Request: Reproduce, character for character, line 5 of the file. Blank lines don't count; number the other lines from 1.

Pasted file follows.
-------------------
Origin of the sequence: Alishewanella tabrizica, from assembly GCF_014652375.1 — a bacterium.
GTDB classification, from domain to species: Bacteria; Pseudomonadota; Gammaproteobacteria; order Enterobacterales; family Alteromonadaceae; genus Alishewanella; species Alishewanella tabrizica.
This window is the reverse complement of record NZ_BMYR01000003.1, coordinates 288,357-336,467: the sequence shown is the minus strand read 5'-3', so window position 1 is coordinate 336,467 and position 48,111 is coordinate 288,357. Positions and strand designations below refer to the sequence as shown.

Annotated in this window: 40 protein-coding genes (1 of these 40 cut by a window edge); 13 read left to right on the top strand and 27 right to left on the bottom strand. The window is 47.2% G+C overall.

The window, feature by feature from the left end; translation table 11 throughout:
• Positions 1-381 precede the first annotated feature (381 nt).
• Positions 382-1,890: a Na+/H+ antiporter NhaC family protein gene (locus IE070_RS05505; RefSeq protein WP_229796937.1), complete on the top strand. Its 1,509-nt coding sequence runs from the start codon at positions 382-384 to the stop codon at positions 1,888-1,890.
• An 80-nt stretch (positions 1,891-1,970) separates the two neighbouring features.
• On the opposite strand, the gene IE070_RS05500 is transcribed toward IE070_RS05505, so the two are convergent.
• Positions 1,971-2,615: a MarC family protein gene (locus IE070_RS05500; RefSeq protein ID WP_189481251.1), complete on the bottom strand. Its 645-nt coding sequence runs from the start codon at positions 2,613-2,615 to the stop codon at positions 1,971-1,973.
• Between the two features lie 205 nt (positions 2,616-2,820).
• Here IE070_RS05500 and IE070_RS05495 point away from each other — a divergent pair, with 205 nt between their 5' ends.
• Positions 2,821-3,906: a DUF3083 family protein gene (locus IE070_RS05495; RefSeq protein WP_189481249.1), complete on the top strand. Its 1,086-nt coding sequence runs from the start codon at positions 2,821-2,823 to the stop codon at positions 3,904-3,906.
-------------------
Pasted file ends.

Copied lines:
The window, feature by feature from the left end; translation table 11 throughout: